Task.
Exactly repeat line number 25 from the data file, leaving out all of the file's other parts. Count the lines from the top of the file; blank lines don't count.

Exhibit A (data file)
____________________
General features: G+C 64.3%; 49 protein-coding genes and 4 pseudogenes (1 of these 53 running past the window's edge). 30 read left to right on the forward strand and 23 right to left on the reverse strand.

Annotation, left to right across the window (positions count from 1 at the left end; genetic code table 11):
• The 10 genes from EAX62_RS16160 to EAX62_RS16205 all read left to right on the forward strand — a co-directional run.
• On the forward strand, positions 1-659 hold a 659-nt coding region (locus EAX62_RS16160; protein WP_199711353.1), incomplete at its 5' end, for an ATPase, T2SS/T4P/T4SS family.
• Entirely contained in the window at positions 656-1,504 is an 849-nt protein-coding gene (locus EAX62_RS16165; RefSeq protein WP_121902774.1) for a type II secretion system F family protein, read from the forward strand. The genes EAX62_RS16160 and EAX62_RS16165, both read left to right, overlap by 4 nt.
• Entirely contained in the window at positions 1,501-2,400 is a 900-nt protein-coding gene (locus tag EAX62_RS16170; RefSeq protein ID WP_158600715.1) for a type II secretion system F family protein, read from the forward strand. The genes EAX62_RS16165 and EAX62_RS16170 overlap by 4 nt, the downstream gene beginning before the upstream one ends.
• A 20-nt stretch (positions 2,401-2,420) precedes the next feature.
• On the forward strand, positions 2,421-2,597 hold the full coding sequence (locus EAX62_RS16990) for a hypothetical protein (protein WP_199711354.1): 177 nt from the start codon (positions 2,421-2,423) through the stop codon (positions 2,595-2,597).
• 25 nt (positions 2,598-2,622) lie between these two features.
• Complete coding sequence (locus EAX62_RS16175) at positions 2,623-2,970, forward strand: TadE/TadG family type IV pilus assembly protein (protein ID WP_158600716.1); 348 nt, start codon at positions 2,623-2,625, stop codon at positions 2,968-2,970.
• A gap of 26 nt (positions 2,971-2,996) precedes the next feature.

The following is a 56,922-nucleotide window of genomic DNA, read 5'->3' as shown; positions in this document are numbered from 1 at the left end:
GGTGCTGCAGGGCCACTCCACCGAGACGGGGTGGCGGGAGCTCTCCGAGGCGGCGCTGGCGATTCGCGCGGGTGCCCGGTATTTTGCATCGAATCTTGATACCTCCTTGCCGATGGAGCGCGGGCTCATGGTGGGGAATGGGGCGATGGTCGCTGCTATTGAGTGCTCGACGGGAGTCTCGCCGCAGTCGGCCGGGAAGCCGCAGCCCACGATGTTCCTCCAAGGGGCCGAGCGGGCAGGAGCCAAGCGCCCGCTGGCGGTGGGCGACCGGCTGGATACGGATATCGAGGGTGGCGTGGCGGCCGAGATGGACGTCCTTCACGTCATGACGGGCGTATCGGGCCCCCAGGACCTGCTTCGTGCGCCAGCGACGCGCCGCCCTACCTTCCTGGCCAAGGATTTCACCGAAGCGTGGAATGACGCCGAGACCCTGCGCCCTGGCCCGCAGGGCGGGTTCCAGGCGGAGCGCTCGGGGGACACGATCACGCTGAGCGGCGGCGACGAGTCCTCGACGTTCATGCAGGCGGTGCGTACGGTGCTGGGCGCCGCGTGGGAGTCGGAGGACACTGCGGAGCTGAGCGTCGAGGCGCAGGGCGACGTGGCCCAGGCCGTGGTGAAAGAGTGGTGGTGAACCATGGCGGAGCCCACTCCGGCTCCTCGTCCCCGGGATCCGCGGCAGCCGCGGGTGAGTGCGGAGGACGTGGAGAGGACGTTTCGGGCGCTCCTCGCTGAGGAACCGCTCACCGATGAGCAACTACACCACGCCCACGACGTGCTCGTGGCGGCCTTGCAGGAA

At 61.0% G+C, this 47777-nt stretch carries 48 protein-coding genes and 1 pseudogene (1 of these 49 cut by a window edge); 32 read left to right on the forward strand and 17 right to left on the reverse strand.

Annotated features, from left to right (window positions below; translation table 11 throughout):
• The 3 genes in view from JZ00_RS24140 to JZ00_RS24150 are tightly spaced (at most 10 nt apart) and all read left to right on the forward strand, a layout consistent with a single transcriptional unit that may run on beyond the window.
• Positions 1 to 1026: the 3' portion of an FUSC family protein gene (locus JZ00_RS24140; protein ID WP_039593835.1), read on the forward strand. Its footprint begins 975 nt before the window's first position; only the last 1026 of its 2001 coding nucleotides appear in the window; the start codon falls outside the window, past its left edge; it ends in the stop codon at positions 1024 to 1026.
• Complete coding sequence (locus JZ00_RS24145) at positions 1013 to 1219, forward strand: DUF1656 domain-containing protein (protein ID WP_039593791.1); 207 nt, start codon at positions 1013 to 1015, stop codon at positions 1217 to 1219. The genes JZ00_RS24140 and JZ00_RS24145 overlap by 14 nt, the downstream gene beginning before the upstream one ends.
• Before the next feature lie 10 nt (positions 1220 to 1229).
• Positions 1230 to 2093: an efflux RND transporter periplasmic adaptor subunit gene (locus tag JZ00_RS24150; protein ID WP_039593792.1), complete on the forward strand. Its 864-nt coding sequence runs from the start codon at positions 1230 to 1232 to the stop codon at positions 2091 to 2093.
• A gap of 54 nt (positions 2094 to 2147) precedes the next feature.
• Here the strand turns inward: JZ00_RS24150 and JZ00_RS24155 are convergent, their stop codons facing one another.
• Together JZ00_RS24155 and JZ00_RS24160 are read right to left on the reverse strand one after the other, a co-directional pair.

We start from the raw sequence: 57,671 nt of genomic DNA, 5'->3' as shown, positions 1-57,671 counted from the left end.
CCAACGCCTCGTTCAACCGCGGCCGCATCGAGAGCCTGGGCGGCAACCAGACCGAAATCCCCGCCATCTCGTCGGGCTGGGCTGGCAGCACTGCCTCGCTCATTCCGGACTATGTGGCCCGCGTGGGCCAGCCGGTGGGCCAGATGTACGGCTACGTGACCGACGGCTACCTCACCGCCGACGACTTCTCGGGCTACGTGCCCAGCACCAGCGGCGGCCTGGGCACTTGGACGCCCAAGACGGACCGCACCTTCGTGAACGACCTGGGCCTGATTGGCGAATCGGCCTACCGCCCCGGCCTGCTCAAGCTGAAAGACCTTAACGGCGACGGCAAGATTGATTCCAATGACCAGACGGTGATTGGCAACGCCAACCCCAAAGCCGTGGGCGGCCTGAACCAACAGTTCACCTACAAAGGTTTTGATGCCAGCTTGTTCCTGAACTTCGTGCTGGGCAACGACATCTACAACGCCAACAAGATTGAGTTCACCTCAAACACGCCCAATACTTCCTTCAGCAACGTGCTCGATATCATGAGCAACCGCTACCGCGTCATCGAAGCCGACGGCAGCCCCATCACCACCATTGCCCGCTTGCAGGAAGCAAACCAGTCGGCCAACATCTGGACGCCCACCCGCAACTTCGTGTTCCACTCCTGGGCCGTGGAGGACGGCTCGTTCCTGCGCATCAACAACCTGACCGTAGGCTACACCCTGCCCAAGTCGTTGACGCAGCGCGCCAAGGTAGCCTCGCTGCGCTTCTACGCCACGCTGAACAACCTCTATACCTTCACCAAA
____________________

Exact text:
CCAACGCCTCGTTCAACCGCGGCCGCATCGAGAGCCTGGGCGGCAACCAGACCGAAATCCCCGCCATCTCGTCGGGCTGGGCTGGCAGCACTGCCTCGCTCATTCCGGACTATGTGGCCCGCGTGGGCCAGCCGGTGGGCCAGATGTACGGCTACGTGACCGACGGCTACCTCACCGCCGACGACTTCTCGGGCTACGTGCCCAGCACCAGCGGCGGCCTGGGCACTTGGACGCCCAAGACGGACCGCACCTTCGTGAACGACCTGGGCCTGATTGGCGAATCGGCCTACCGCCCCGGCCTGCTCAAGCTGAAAGACCTTAACGGCGACGGCAAGATTGATTCCAATGACCAGACGGTGATTGGCAACGCCAACCCCAAAGCCGTGGGCGGCCTGAACCAACAGTTCACCTACAAAGGTTTTGATGCCAGCTTGTTCCTGAACTTCGTGCTGGGCAACGACATCTACAACGCCAACAAGATTGAGTTCACCTCAAACACGCCCAATACTTCCTTCAGCAACGTGCTCGATATCATGAGCAACCGCTACCGCGTCATCGAAGCCGACGGCAGCCCCATCACCACCATTGCCCGCTTGCAGGAAGCAAACCAGTCGGCCAACATCTGGACGCCCACCCGCAACTTCGTGTTCCACTCCTGGGCCGTGGAGGACGGCTCGTTCCTGCGCATCAACAACCTGACCGTAGGCTACACCCTGCCCAAGTCGTTGACGCAGCGCGCCAAGGTAGCCTCGCTGCGCTTCTACGCCACGCTGAACAACCTCTATACCTTCACCAAA